Goodbye, Sheraton Bal Harbour
It's the end of an era: The Sheraton Bal Harbour is being demolished. Beloved Morris Lapidus, another iconic designer betrayed. There's a liquidation sale going on, if you have not already heard. It's like going to the biggest yard sale ever, plus it's kind of spooky.
The carpet is torn up in the Grand Ballroom, there was a crew taking down the crystal chandelier, piece by piece. Everywhere you look there is furniture stacked. Desks, chairs, ottomans, random wicker chests.
Everything is for sale - even the "No Diving" sign. Priced at $110 but you could probably get it for less, they're slashing prices now.
The lagoon-style pool is drained and nature is reclaiming its territory. The cheerful yellow and white-striped cabanas are for sale - marked down to $200 from $650. But you have to dismantle and haul it away yourself. As a result you see a lot of handyman-type guys walking around with tool chests. Even if something is nailed down, you can buy it.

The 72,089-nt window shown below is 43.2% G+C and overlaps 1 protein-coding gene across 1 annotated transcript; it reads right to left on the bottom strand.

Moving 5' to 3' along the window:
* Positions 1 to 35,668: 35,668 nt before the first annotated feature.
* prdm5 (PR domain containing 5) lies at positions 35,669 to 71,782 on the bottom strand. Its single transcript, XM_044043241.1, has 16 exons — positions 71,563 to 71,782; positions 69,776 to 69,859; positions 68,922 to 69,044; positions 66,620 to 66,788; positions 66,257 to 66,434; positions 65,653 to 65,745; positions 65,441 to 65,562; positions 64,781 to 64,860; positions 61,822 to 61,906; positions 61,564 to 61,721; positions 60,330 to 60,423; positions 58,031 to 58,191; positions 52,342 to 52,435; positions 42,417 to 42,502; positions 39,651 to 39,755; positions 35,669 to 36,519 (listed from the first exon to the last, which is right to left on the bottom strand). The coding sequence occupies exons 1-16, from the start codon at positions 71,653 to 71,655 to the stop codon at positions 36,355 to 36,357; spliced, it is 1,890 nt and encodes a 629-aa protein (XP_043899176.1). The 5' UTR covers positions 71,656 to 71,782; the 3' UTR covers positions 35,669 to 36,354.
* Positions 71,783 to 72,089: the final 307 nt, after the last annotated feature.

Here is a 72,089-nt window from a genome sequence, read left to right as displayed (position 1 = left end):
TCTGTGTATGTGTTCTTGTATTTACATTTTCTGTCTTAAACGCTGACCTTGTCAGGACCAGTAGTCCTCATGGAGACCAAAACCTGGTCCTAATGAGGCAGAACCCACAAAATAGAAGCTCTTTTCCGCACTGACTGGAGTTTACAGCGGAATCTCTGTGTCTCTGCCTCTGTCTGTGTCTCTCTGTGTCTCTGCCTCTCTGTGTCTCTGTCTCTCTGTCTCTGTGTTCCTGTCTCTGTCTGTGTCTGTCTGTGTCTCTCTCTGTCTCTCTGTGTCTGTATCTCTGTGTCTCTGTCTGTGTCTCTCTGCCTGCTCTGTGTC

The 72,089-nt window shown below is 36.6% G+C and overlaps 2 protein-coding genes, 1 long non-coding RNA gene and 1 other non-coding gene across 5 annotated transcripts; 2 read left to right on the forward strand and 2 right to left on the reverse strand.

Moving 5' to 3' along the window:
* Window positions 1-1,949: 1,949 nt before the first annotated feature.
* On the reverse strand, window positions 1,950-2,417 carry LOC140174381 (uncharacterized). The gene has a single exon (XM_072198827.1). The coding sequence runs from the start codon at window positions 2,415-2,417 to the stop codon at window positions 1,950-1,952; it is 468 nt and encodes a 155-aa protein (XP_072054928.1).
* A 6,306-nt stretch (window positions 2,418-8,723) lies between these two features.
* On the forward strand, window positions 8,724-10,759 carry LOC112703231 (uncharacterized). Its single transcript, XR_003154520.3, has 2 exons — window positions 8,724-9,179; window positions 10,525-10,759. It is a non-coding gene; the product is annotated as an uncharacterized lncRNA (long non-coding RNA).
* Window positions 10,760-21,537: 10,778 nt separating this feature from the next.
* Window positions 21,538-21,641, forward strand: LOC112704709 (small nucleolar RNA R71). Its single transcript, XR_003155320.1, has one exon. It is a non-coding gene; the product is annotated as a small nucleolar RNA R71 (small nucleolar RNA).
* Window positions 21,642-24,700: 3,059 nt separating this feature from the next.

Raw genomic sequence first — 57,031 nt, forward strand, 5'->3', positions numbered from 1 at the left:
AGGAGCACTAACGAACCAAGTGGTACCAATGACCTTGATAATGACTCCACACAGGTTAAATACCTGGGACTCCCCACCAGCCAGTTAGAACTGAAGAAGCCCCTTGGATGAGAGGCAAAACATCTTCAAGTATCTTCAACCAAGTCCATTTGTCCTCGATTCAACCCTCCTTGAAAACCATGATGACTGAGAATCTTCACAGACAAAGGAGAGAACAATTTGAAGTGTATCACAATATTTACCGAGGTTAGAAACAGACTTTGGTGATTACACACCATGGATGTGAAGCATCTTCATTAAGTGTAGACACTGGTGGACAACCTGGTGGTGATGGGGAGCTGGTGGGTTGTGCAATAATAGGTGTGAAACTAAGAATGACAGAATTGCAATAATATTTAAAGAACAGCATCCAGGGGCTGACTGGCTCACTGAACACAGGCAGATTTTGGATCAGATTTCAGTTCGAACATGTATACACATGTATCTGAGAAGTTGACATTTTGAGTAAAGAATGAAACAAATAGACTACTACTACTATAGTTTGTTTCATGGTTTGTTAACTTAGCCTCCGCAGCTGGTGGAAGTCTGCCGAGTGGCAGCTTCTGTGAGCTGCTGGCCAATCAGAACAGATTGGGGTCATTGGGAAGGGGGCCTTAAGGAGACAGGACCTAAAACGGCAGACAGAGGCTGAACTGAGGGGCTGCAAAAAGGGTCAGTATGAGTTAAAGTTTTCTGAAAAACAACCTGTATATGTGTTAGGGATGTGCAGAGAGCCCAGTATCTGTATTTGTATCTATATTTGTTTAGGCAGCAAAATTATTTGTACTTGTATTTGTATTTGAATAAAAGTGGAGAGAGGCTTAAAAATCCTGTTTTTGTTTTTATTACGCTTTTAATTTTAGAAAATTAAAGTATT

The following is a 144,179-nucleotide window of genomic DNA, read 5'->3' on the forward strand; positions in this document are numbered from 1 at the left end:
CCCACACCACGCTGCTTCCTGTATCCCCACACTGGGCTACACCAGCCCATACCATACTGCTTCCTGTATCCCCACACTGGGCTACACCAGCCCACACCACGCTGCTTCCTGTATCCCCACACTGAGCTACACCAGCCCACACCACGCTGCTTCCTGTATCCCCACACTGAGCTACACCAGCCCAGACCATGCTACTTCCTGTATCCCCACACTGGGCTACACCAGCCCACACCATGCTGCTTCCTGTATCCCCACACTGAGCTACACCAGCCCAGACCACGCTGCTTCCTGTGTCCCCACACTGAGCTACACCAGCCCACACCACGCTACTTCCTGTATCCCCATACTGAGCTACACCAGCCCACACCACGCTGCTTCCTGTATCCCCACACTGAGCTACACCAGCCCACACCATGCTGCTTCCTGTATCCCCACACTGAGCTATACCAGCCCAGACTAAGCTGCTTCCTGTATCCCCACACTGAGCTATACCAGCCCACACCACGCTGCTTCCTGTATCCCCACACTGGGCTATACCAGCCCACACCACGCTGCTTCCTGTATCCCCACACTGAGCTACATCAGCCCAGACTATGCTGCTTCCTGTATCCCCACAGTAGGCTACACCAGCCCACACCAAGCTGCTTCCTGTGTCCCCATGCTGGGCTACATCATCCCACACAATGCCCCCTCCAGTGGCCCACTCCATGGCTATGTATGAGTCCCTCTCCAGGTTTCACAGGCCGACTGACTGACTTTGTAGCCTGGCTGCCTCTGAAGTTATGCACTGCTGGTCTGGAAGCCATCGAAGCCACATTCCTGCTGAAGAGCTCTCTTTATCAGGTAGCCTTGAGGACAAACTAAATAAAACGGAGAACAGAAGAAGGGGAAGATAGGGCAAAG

Throughout the grounds there are signs of the Sheraton's past. Old photos of meeting rooms and banguet halls were strewn on the ground by the pool.
We ventured up to the penthouse floor, to check out the view that Clinton once enjoyed. The presidential suite is picked clean; there were guys taking down the doors and light fixtures.
On the balcony we found the discarded red letters of the Sheraton sign. We debated buying them. What can you spell with S-H-E-R-A-T-O-N?
"Shear Not,"Tear Nosh" "Heart Son." But in the end we decided to leave the letters on the blacony, their final resting place.